Coaches’ careers to be on line at East Asian Cup

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Coaches’ careers to be on line at East Asian Cup


Korean national football coach Hong Myung-bo, center, is training his players, including midfielder Park Jong-woo, left, and goalkeeper Jung Sung-ryong for the East Asian Cup that starts on Saturday.[NEWS1]

All of the men’s teams participating in the East Asian Cup will do their best to impress at the four-nation competition that kicks off in Seoul on Saturday.

Hong Myung-bo, who will make his debut as the national coach at the East Asian Cup, is seeking to redeem Korea, whose ego as the team that has qualified for the most World Cups in Asia was hurt by two straight losses to Iran during the qualification for 2014 Brazil World Cup.

Korea managed to qualify for its eighth successive World Cup as a runner-up from Asia Group A thanks to a goal differential to Uzbekistan.

Former coach Choi Kang-hee quit amid criticism for failing to cure - or even worsening - the team’s lack of cohesion, which once was a hallmark of the 2002 World Cup semifinalists.

Choi’s squad, considered one of the strongest teams that Korea has ever had, was ridiculed as mediocre and harsh messages by Ki Sung-yueng of Swansea City directed at Choi on his Facebook page revealed a long-standing division within the team.

Hong, the manager of the bronze medalist at the London Olympics, replaced Choi last month and pledged to steer the Taegeuk Warriors out of trouble during the East Asian Cup.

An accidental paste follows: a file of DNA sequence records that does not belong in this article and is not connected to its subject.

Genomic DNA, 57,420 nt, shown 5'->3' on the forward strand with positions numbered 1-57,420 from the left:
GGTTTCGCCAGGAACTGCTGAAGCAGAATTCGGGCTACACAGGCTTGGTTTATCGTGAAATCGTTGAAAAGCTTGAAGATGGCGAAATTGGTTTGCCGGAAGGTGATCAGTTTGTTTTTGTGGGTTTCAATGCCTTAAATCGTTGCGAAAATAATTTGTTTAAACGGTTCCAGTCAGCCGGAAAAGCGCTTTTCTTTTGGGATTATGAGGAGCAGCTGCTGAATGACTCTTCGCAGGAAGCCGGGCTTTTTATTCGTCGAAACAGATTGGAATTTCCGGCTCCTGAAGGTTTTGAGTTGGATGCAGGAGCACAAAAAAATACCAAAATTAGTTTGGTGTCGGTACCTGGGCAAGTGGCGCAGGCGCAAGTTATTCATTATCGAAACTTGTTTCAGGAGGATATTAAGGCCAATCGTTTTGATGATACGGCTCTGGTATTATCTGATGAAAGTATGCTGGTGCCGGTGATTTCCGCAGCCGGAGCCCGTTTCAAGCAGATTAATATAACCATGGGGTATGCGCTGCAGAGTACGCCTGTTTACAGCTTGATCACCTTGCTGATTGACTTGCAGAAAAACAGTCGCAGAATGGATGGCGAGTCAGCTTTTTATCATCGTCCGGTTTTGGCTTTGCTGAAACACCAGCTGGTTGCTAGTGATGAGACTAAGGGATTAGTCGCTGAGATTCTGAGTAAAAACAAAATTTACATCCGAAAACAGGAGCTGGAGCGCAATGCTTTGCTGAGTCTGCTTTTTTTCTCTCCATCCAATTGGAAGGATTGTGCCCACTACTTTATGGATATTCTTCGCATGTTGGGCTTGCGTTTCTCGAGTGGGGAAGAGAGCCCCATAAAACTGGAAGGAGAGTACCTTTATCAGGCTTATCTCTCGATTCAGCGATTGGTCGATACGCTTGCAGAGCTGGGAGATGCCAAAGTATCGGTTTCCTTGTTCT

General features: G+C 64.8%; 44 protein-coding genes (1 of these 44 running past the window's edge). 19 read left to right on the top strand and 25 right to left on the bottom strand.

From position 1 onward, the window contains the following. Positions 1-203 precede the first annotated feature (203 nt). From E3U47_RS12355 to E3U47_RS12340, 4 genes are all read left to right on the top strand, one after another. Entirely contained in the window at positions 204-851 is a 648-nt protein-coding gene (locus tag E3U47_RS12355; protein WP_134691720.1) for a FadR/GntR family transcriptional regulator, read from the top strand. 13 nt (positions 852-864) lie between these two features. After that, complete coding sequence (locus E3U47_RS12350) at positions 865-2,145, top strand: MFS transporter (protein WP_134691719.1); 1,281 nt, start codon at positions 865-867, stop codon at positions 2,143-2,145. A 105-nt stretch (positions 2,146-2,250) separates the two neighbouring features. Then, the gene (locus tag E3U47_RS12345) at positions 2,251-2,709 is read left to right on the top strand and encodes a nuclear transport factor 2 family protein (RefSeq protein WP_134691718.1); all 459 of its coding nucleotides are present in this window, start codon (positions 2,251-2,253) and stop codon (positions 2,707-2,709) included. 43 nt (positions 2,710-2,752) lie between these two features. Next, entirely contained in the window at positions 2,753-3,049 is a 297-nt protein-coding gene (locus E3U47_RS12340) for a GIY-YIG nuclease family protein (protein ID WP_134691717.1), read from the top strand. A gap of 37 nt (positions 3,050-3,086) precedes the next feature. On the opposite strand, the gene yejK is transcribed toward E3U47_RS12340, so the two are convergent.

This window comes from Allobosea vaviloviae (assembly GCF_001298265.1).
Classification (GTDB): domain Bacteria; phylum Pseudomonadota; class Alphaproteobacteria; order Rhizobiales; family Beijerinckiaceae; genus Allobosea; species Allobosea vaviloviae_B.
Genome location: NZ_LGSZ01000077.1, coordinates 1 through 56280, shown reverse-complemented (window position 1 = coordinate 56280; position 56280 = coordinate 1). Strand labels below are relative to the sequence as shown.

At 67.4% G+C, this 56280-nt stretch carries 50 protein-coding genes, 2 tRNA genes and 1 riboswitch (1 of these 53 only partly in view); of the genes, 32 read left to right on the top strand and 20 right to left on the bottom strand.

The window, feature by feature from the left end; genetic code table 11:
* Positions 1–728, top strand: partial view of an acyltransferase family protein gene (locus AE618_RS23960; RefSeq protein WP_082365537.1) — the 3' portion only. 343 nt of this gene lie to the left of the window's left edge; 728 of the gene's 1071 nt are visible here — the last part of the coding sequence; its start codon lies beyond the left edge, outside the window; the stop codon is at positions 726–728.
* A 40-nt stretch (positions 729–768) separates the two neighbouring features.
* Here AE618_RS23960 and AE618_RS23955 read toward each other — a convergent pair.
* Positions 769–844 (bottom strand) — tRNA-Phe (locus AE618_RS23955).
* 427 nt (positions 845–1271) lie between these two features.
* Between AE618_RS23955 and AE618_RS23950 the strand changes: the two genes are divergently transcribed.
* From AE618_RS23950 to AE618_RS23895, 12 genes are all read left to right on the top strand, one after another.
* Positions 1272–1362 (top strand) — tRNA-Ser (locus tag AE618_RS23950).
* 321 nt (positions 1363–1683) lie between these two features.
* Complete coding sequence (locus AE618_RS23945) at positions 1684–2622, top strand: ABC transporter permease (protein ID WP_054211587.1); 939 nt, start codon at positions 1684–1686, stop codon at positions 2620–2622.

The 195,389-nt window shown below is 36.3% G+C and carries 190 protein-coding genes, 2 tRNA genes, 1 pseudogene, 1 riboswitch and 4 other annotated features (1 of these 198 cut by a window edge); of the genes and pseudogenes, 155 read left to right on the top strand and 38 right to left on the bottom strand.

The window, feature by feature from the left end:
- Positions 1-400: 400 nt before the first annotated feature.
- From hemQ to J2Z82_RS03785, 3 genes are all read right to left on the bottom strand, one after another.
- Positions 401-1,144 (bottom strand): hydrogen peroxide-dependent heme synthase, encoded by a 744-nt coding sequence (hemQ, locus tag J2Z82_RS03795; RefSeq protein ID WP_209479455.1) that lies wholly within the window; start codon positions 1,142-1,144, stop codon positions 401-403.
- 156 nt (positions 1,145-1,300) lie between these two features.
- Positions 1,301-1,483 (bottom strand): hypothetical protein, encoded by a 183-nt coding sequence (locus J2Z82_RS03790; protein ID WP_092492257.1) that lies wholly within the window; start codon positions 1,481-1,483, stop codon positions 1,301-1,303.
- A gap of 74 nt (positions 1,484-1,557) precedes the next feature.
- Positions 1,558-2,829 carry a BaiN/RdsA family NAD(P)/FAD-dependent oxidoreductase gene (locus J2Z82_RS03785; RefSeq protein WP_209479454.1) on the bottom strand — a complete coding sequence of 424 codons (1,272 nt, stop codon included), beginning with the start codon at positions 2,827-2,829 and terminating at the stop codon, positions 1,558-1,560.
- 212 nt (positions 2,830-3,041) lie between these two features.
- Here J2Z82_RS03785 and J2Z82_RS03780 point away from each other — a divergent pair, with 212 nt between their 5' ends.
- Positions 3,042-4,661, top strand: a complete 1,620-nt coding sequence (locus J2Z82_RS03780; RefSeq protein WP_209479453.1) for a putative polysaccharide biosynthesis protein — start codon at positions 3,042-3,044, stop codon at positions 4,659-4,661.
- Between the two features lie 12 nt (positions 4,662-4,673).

“The East Asian Cup will be a good stage where Korea recovers a crashed public trust,” Hong said.

China is coming off a 5-1 loss to Thailand, which cost the Chinese coach his job, and will try to recover its reputation as an emerging football power at the Cup.

China sacked Spanish coach Jose Antonio Camacho after the loss to Thailand in Hefei, Southeastern China, on June 15. Fu Bo, China’s U-22 national team coach, is taking the helm of the Chinese team during the Cup.

Japan, led by Italian manager Alberto Zaccheroni, will try to ease domestic concerns after it failed to pick up a single win at the Confederations Cup in Brazil last month. Australia, led by Holger Osieck, which is making its debut at the Cup, will also try to make its presence felt in Asia.

The coaches are on alert because the results of the East Asian Cup could affect their careers.

When the Korean men’s team finished last at the second edition held at home in 2005 with two losses and a draw, it sacked coach Jo Bonfrere. Vladimir Petrovic, who managed China during the third edition held in China in 2008, was let go four months after China finished third behind Korea and Japan.

Huh Jung-moo, Korea’s coach during the fourth edition held in Japan in 2010, faced strong public pressure to step down after Korea suffered a 3-0 rout to China, as did Japanese coach Takeshi Okada, whose team lost to Korea 3-1 in Tokyo at the 2010 East Asian Cup. Neither of those coaches quit.

Because the event is not held during the A-match window, all the teams are packed with players from domestic teams, which will serve as extra motivation for them, because they will need to compete with overseas stars to get playing time at the World Cup.

Hong’s 23-member squad is mostly K-League players, including those playing on the national team for the first time, such as Kim Min-woo of Sagan Tosu, Kim Dong-sub of Seongnam Chunma and Yun Il-lok of FC Seoul.

China’s roster has 23 domestic players. Japan picked 15 players for its national team for the first time. Australia’s 24-member roster is also full of domestic players.

Korea’s men’s team will open the Cup against Australia at the Seoul World Cup Stadium on Saturday.

JTBC is the exclusive broadcaster of the East Asian Cup.

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